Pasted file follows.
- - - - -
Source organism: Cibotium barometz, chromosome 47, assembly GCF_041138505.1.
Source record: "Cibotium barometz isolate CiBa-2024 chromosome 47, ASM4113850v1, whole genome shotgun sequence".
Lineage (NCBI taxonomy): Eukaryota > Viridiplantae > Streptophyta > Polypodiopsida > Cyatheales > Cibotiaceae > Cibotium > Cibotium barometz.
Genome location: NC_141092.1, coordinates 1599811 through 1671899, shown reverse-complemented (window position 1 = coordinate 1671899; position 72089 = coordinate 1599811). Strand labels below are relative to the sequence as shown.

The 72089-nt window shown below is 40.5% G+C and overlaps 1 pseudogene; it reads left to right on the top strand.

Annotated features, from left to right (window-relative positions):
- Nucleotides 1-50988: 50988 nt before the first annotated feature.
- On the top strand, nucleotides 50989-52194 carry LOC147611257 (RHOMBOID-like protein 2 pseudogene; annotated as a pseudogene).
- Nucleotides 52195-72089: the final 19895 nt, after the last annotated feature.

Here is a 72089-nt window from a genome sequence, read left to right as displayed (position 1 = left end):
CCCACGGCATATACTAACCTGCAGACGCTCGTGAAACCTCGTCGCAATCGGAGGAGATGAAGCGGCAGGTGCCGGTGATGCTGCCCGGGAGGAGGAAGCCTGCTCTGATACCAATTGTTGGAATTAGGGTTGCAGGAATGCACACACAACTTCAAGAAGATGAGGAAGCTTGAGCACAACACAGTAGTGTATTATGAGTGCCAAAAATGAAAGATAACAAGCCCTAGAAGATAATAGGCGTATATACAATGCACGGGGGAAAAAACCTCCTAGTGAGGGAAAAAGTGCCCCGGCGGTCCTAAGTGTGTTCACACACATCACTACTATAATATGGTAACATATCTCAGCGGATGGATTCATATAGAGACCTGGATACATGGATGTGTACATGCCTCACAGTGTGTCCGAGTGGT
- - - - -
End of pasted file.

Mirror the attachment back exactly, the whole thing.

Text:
Source organism: Cibotium barometz, chromosome 47, assembly GCF_041138505.1.
Source record: "Cibotium barometz isolate CiBa-2024 chromosome 47, ASM4113850v1, whole genome shotgun sequence".
Lineage (NCBI taxonomy): Eukaryota > Viridiplantae > Streptophyta > Polypodiopsida > Cyatheales > Cibotiaceae > Cibotium > Cibotium barometz.
Genome location: NC_141092.1, coordinates 1599811 through 1671899, shown reverse-complemented (window position 1 = coordinate 1671899; position 72089 = coordinate 1599811). Strand labels below are relative to the sequence as shown.

The 72089-nt window shown below is 40.5% G+C and overlaps 1 pseudogene; it reads left to right on the top strand.

Annotated features, from left to right (window-relative positions):
- Nucleotides 1-50988: 50988 nt before the first annotated feature.
- On the top strand, nucleotides 50989-52194 carry LOC147611257 (RHOMBOID-like protein 2 pseudogene; annotated as a pseudogene).
- Nucleotides 52195-72089: the final 19895 nt, after the last annotated feature.

Here is a 72089-nt window from a genome sequence, read left to right as displayed (position 1 = left end):
CCCACGGCATATACTAACCTGCAGACGCTCGTGAAACCTCGTCGCAATCGGAGGAGATGAAGCGGCAGGTGCCGGTGATGCTGCCCGGGAGGAGGAAGCCTGCTCTGATACCAATTGTTGGAATTAGGGTTGCAGGAATGCACACACAACTTCAAGAAGATGAGGAAGCTTGAGCACAACACAGTAGTGTATTATGAGTGCCAAAAATGAAAGATAACAAGCCCTAGAAGATAATAGGCGTATATACAATGCACGGGGGAAAAAACCTCCTAGTGAGGGAAAAAGTGCCCCGGCGGTCCTAAGTGTGTTCACACACATCACTACTATAATATGGTAACATATCTCAGCGGATGGATTCATATAGAGACCTGGATACATGGATGTGTACATGCCTCACAGTGTGTCCGAGTGGT